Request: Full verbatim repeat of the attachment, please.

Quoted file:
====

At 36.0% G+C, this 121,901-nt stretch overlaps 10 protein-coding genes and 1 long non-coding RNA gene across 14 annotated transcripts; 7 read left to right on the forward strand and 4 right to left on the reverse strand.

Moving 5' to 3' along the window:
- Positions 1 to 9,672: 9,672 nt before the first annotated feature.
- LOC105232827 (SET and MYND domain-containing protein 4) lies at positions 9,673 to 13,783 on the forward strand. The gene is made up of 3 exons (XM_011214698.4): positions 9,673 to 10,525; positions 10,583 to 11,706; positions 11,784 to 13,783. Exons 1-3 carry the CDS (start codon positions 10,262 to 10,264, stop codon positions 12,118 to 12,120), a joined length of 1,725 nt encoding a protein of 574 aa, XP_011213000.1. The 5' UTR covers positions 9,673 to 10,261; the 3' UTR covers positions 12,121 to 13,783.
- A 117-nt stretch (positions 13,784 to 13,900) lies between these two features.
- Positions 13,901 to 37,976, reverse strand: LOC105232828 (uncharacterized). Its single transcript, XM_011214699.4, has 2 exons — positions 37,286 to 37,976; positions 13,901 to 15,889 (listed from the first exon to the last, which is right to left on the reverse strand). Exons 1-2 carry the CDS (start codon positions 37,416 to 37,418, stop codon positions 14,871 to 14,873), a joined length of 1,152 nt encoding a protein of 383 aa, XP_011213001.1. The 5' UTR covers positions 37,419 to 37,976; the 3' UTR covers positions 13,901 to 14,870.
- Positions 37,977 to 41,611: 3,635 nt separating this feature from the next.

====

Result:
At 36.0% G+C, this 121,901-nt stretch overlaps 10 protein-coding genes and 1 long non-coding RNA gene across 14 annotated transcripts; 7 read left to right on the forward strand and 4 right to left on the reverse strand.

Moving 5' to 3' along the window:
- Positions 1 to 9,672: 9,672 nt before the first annotated feature.
- LOC105232827 (SET and MYND domain-containing protein 4) lies at positions 9,673 to 13,783 on the forward strand. The gene is made up of 3 exons (XM_011214698.4): positions 9,673 to 10,525; positions 10,583 to 11,706; positions 11,784 to 13,783. Exons 1-3 carry the CDS (start codon positions 10,262 to 10,264, stop codon positions 12,118 to 12,120), a joined length of 1,725 nt encoding a protein of 574 aa, XP_011213000.1. The 5' UTR covers positions 9,673 to 10,261; the 3' UTR covers positions 12,121 to 13,783.
- A 117-nt stretch (positions 13,784 to 13,900) lies between these two features.
- Positions 13,901 to 37,976, reverse strand: LOC105232828 (uncharacterized). Its single transcript, XM_011214699.4, has 2 exons — positions 37,286 to 37,976; positions 13,901 to 15,889 (listed from the first exon to the last, which is right to left on the reverse strand). Exons 1-2 carry the CDS (start codon positions 37,416 to 37,418, stop codon positions 14,871 to 14,873), a joined length of 1,152 nt encoding a protein of 383 aa, XP_011213001.1. The 5' UTR covers positions 37,419 to 37,976; the 3' UTR covers positions 13,901 to 14,870.
- Positions 37,977 to 41,611: 3,635 nt separating this feature from the next.